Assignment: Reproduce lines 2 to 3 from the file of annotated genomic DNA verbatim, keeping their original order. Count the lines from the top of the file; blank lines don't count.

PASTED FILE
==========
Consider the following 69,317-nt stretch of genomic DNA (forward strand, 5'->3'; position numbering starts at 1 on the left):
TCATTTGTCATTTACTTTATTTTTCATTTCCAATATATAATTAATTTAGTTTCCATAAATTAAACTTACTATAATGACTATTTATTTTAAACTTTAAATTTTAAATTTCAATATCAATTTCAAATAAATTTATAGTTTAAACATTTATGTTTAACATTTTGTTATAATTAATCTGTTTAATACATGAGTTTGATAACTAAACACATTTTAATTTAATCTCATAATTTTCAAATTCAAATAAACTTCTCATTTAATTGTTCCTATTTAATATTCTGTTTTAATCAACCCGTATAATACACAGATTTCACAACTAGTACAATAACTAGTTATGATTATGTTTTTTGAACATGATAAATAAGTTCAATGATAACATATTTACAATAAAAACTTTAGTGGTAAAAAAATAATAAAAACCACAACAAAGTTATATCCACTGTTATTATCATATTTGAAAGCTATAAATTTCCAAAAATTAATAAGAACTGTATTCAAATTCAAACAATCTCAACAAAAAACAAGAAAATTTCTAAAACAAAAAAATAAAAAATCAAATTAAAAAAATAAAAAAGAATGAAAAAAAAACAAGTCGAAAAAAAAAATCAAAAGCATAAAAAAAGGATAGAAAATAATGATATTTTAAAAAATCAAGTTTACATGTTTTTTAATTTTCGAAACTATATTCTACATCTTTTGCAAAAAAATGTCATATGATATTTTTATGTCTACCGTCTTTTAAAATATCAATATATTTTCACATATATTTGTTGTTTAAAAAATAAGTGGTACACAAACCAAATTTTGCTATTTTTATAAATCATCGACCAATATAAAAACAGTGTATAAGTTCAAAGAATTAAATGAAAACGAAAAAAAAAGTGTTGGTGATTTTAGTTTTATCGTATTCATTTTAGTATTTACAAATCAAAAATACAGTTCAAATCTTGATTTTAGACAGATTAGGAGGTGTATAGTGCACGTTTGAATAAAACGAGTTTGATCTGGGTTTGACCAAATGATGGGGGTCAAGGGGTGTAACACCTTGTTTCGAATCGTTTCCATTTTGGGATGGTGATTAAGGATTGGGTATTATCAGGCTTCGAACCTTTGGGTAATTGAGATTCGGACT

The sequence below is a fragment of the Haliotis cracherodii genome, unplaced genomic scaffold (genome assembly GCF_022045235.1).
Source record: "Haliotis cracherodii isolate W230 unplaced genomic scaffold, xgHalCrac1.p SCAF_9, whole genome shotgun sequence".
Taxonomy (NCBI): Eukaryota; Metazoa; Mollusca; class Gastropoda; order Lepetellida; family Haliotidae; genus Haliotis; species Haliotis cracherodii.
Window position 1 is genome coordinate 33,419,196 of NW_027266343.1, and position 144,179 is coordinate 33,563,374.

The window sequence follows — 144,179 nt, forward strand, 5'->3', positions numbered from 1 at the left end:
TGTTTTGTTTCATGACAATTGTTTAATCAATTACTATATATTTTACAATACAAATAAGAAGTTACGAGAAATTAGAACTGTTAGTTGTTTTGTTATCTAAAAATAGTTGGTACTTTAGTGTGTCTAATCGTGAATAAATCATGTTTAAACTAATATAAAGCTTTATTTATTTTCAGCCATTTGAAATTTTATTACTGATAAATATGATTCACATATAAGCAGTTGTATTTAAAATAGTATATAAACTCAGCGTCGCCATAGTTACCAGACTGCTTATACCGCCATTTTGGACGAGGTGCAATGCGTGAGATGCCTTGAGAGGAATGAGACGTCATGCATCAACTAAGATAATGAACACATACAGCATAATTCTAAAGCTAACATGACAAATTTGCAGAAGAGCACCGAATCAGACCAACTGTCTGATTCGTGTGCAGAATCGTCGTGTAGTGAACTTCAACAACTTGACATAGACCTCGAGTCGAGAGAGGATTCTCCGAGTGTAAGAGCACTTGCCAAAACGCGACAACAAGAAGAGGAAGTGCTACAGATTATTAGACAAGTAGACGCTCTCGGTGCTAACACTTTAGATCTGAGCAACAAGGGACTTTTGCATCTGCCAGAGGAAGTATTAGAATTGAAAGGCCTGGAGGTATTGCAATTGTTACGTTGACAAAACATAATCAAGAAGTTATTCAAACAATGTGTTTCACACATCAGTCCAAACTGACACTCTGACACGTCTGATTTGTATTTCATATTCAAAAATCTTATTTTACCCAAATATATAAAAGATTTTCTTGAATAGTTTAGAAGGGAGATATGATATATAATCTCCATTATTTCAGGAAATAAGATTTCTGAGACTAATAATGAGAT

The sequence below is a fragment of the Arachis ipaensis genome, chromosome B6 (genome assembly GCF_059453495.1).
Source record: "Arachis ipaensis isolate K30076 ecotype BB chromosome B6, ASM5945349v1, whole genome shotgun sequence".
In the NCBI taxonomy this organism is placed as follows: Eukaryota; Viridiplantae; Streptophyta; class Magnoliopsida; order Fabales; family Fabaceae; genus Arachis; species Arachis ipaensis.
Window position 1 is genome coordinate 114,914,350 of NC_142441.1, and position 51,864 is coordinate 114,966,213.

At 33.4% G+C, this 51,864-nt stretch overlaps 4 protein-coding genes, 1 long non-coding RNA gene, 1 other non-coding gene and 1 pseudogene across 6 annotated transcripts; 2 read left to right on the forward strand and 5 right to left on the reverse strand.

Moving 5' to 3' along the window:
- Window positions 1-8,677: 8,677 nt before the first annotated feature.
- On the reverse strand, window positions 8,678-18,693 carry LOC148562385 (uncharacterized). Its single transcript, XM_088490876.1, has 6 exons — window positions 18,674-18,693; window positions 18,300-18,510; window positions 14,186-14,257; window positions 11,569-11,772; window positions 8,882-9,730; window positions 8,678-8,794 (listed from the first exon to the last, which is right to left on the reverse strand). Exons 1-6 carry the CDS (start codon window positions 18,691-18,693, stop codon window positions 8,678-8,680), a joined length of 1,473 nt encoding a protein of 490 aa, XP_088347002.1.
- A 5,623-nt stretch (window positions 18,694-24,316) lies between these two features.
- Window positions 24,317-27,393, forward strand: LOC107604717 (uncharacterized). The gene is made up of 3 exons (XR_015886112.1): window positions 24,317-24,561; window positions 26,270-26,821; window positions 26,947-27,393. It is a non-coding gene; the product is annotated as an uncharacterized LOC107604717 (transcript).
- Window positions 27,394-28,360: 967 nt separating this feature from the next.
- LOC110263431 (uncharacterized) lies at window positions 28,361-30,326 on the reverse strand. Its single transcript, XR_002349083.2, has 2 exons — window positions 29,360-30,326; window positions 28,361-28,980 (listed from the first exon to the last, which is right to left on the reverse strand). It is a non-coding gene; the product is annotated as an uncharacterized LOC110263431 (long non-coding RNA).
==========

TCATTTGTCATTTACTTTATTTTTCATTTCCAATATATAATTAATTTAGTTTCCATAAATTAAACTTACTATAATGACTATTTATTTTAAACTTTAAATTTTAAATTTCAATATCAATTTCAAATAAATTTATAGTTTAAACATTTATGTTTAACATTTTGTTATAATTAATCTGTTTAATACATGAGTTTGATAACTAAACACATTTTAATTTAATCTCATAATTTTCAAATTCAAATAAACTTCTCATTTAATTGTTCCTATTTAATATTCTGTTTTAATCAACCCGTATAATACACAGATTTCACAACTAGTACAATAACTAGTTATGATTATGTTTTTTGAACATGATAAATAAGTTCAATGATAACATATTTACAATAAAAACTTTAGTGGTAAAAAAATAATAAAAACCACAACAAAGTTATATCCACTGTTATTATCATATTTGAAAGCTATAAATTTCCAAAAATTAATAAGAACTGTATTCAAATTCAAACAATCTCAACAAAAAACAAGAAAATTTCTAAAACAAAAAAATAAAAAATCAAATTAAAAAAATAAAAAAGAATGAAAAAAAAACAAGTCGAAAAAAAAAATCAAAAGCATAAAAAAAGGATAGAAAATAATGATATTTTAAAAAATCAAGTTTACATGTTTTTTAATTTTCGAAACTATATTCTACATCTTTTGCAAAAAAATGTCATATGATATTTTTATGTCTACCGTCTTTTAAAATATCAATATATTTTCACATATATTTGTTGTTTAAAAAATAAGTGGTACACAAACCAAATTTTGCTATTTTTATAAATCATCGACCAATATAAAAACAGTGTATAAGTTCAAAGAATTAAATGAAAACGAAAAAAAAAGTGTTGGTGATTTTAGTTTTATCGTATTCATTTTAGTATTTACAAATCAAAAATACAGTTCAAATCTTGATTTTAGACAGATTAGGAGGTGTATAGTGCACGTTTGAATAAAACGAGTTTGATCTGGGTTTGACCAAATGATGGGGGTCAAGGGGTGTAACACCTTGTTTCGAATCGTTTCCATTTTGGGATGGTGATTAAGGATTGGGTATTATCAGGCTTCGAACCTTTGGGTAATTGAGATTCGGACT

The sequence below is a fragment of the Haliotis cracherodii genome, unplaced genomic scaffold (genome assembly GCF_022045235.1).